Reducing concern about ego -> lightness

That was the title of a cryptic note to myself from 2007.  In total it says:

2 things have really made me feel great and light lately: 1.) not overconsuming; and 2.) noticing and stopping when I’m concerned about my ego.

As if to emphasize but not totally clarify this insight, a note from a few days later says simply:


Clearly I need to provide more detail when I have these insights.  But having 7 years more experience with this I know now that at the time I was most likely realizing the fantastic experience of moksha.

Moksha or Moksa is often translated simply as “freedom,” but it has a lot of other connotations.  Wikipedia has a fantastic page on moksha, but the definition I like best is, per usual, from Iyengar:

By moksa I do not mean some fanciful concept of future liberation, but acting with detachment in all the little things of here and now–not taking the biggest slice of cake onto one’s own plate, not getting angry because one cannot control the actions and words of those around us.

From Light on Life, at 236-37.  So cool that Iyengar captured both freedom from ego attachment and the moderation in consumption that I noted in my 2007 note.  Both of these concepts are also, of course, two of the Yamas and Niyamas.  Aparigrapha is moderation in consumption and Ishwar-Pranidhan is surrender to “god” or, as I’ve explained elsewhere, surrender of the ego.  By practicing these ethical practices along withe the rest of the 8 limbs of yoga. Patanjali says we obtain a number of goals, one of which is Moksha.


Yamas and Niyamas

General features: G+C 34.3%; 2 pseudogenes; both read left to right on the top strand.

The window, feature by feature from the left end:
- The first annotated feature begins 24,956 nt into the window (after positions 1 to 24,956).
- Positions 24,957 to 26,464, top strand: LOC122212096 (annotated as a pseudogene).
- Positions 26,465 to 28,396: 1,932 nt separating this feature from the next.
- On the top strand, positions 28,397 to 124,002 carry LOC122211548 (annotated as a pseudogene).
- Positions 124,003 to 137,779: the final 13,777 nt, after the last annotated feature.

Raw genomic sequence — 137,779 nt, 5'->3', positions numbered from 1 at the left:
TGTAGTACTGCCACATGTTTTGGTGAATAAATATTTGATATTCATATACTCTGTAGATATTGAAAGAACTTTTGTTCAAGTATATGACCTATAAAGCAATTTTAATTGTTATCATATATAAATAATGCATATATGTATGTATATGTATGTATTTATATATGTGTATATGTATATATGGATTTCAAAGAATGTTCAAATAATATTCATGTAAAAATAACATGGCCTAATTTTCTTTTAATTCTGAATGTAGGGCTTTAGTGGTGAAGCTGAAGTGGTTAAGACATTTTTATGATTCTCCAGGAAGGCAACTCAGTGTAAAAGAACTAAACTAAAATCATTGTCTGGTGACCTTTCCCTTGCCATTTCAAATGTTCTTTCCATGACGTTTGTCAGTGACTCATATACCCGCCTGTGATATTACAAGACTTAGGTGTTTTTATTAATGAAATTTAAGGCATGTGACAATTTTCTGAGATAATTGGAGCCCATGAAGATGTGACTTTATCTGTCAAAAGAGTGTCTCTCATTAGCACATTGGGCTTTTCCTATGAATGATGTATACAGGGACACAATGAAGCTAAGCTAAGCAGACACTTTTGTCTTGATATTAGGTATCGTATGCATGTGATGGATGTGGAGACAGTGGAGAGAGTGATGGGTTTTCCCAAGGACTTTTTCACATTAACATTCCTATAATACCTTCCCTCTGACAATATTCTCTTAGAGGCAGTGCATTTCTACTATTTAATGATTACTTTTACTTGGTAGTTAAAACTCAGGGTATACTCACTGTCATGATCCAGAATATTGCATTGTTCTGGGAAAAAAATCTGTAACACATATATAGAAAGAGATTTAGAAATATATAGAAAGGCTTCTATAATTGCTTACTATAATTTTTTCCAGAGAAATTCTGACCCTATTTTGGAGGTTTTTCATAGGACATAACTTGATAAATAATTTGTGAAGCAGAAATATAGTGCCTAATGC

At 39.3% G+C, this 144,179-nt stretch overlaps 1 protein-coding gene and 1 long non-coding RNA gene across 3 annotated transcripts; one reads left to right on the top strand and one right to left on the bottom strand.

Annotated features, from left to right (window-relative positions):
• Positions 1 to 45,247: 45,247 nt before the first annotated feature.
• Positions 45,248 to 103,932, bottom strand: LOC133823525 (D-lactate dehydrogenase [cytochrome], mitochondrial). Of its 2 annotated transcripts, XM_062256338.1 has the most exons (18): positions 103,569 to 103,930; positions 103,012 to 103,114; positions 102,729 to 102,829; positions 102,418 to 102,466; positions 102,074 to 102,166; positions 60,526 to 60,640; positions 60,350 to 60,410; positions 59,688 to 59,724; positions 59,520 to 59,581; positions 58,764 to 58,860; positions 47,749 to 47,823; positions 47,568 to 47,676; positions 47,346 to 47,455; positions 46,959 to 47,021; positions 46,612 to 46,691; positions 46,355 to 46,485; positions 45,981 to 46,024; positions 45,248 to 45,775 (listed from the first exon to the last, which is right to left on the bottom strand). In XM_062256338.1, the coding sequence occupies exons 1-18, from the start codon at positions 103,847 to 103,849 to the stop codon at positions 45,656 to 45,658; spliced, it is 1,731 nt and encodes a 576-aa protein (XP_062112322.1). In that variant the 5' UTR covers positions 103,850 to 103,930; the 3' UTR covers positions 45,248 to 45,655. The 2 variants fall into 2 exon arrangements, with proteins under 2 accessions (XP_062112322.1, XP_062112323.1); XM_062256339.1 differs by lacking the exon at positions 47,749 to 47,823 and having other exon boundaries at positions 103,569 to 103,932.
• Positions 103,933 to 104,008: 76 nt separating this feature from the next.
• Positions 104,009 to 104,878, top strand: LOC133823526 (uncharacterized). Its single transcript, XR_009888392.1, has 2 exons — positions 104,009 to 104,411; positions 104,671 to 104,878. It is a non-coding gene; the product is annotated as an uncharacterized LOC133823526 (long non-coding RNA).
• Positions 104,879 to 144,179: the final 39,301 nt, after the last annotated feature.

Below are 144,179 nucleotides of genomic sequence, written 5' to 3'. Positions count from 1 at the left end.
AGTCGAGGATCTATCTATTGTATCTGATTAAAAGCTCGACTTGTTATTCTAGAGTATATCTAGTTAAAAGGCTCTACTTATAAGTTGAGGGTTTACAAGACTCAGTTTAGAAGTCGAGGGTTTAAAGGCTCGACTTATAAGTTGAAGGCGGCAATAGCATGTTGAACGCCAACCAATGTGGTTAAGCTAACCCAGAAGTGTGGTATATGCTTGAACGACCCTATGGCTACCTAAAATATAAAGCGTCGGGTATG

As usual, Iyengar explains it best in the Tree of Yoga:

The first level of yoga consists of what can be called dos and don’ts. Niyama tells us what we should do for the good of the individual and society, and yama tells us what to avoid doing because it would be harmful to the individual and to society. These are ethical disciplines which have existed in the human race in all places from time immemorial. Yama and niyama  are traditional whether in the civilisations of the East or the West, the North or the South.

(at 6)

The sages of old, who experienced the sight of the soul, discovered its seed in yoga.  This seed has eight segments which as the tree grows give rise to the eight limbs of yoga.

The root of the tree is yama, which comprises the five principles of ahimsa (non-violence), satya (truthfulness), asteya (freedom from avarice), brahmacharya (control of sensual pleasure) and aparigraha (freedom from covetousness and possession beyond one’s needs).

Then comes the trunk, which is compared to the principles of niyama (Observances). These are sauch (cleanliness). santosha (contentment), tapas (effort), svadhyaya (self-study) and Isvara pranidhana (self surrender).

(at 7-8)

I have read literally dozens of slightly differing interpretations of these ethical precepts- the 10 commandments of yoga – and if you click on the tags for each of them you will find discussion relating to each of the yamas and niyamas.  But here are a few quick notes that may give extra context to the brief descriptions above:

Asteya – above Iyengar says this is freedom from avarice.  It is often translated as non-stealing.

Bramacharya – In the passage above Iyengar calls this “control of sensual pleasure,” but it is often translated as continence or sexual continence or even a celibacy.  In particular, Gandhi wrote extensively about his own practice of brhamacharya, which he meant to mean complete celibacy.  But as Iyengar points out in Light on Life, it cannot mean complete celibacy as so many of the primary sages of yoga were married and had children.

Aparigraha – Although I think the definition above covers it I think it’s useful to add that aparigraha includes moderation in consumption.

Svadhyaya – I have seen this interpreted to include study of yoga texts and spiritual texts.  These can be considered self-study but it’s important to understand this does not mean solely introspective contemplation.

Isvara prahidhana or “Ishwar-Pranidhan” – often translated as “surrender to god.”  In fact, “Isvar” or “Ishvar” means something like “God.”  But in my own practice I have come to understand that for me, surrender to god and self-surrender — or surrender of the ego — are the same thing.  More on that topic here.